How To Safely Deliver A Baby When SHTF

When the words “emergency childbirth” come to mind, you may think of old television shows where mom is in labor in the bathroom while her older child is coached with step-by-step childbirth instructions by a 911 operator.

While these scenarios do happen, they are few and far between.

Either way, if you are an expectant mother, the possibility of this happening to you has probably crossed your mind. First of all, as a mother who has given birth to 4 children naturally, let me tell you that the likelihood of an emergency childbirth situation happening to you is very low. Second, let me assure you that should childbirth happen this quickly, it’s usually indicative of everything going well (unless the baby is not at full term).

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If you’re already in the pushing stage of labor, and trying to decide whether to jump in the car and frantically speed to the hospital or birthing center, versus delivering the baby at home, the safest choice is to stay home. (especially, if you, the mother are at home without another adult! Please don’t make the foolish decision to try driving while in labor!)

The dangerous possibilities of being killed or injured in an accident, especially while speeding, vastly outweighs any possible danger of a medically unattended childbirth. Also, you are running the risk of your baby being born in the car before you arrive at your destination. Even with another adult, the accompanying person will be driving and won’t be able to assist with the childbirth.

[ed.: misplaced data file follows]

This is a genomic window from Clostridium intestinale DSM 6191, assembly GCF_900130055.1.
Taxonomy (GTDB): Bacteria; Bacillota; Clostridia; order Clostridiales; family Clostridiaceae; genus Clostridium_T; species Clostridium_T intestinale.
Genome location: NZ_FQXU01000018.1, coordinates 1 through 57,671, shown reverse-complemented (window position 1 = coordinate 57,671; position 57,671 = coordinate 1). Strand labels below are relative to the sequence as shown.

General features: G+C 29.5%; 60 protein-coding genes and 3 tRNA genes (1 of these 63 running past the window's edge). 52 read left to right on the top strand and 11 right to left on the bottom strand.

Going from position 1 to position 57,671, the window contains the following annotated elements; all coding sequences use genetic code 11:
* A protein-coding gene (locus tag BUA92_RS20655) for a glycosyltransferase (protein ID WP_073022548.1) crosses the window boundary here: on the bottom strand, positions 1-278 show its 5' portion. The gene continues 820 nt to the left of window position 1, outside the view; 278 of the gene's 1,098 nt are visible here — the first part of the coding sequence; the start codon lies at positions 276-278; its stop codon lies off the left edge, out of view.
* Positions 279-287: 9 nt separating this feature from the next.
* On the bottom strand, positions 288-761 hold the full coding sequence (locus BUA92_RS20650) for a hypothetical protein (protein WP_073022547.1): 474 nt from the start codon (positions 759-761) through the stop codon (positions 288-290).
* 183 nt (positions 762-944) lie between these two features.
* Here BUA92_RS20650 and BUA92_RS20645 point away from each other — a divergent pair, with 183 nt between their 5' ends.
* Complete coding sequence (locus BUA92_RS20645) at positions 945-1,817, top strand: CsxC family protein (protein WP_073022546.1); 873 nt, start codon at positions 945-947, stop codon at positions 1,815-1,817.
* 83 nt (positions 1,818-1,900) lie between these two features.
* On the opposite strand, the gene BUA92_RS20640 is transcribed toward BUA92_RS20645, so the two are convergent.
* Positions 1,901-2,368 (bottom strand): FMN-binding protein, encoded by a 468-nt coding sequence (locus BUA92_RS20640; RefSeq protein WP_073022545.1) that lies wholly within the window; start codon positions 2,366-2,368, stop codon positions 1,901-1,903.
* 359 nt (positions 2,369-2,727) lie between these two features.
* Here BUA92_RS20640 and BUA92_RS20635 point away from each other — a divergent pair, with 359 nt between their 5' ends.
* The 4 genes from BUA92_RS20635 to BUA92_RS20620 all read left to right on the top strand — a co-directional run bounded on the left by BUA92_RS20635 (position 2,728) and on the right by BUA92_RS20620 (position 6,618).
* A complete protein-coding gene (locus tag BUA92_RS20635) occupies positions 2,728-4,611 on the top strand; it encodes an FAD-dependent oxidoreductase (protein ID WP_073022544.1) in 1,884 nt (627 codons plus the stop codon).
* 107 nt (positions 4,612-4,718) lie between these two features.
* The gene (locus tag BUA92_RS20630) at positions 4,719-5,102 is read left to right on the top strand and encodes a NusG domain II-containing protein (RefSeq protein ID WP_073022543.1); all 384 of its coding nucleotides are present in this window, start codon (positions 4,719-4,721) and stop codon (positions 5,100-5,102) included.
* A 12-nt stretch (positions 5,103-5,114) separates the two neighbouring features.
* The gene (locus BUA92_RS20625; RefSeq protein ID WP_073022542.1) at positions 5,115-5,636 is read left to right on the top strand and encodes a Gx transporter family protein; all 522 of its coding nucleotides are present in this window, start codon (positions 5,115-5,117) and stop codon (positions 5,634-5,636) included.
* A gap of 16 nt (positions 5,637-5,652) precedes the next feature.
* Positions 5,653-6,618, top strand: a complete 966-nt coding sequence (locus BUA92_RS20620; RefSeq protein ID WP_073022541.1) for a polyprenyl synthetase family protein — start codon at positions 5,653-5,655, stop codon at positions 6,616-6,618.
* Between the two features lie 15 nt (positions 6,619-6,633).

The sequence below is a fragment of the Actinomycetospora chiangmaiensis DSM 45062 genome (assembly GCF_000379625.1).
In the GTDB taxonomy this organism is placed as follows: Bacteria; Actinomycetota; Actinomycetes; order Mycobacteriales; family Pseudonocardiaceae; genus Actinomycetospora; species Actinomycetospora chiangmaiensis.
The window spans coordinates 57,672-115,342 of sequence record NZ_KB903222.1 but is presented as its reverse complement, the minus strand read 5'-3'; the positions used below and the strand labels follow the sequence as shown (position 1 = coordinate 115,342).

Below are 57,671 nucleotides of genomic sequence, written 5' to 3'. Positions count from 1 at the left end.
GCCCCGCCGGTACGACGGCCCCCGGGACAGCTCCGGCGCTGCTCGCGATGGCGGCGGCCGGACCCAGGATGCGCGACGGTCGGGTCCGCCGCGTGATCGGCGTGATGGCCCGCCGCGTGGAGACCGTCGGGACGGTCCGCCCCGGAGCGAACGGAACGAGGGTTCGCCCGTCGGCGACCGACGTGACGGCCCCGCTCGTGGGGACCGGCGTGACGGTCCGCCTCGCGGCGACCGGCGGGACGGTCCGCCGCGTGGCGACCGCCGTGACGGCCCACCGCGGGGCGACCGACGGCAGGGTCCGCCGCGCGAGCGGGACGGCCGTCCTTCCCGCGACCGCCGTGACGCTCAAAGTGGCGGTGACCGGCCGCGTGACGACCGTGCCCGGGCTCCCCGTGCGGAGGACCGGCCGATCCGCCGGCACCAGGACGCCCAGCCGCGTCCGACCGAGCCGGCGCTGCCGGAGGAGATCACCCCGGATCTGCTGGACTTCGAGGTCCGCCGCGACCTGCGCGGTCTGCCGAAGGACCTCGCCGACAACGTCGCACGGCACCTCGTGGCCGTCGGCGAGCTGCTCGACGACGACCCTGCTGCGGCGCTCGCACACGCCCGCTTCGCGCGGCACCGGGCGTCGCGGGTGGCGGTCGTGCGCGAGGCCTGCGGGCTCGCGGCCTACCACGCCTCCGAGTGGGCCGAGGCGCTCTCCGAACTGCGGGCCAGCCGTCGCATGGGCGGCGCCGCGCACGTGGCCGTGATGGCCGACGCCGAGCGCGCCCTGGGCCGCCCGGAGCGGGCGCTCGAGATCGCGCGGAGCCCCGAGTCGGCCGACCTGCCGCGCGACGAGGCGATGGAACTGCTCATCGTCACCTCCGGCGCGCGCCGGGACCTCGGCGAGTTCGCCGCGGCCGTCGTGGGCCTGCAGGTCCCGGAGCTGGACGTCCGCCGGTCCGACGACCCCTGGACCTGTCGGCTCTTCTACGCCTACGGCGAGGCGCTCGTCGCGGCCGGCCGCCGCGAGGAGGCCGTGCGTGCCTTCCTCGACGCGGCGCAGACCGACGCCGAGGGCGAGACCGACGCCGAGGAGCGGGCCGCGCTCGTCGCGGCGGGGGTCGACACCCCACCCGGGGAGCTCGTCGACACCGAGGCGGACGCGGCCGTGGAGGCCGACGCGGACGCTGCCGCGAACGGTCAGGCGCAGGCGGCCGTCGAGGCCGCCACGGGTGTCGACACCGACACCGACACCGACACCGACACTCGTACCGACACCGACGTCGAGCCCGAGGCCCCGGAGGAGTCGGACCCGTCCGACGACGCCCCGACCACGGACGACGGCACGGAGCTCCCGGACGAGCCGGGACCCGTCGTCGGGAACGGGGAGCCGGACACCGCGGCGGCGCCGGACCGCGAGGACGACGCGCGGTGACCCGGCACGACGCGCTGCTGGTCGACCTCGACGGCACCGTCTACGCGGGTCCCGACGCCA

Women planning to deliver at a hospital or birthing center often fear rapid, sudden labor or rush hour traffic preventing them from reaching their destination on time. Women planning to give birth at home often fear that their midwife or husband won’t arrive in time to assist. Regardless of where you choose to give birth, talk to your doctor or midwife about your fears. They are familiar with these concerns and will give you a few easy to follow instructions that will help calm your nerves in the unlikely event that this happens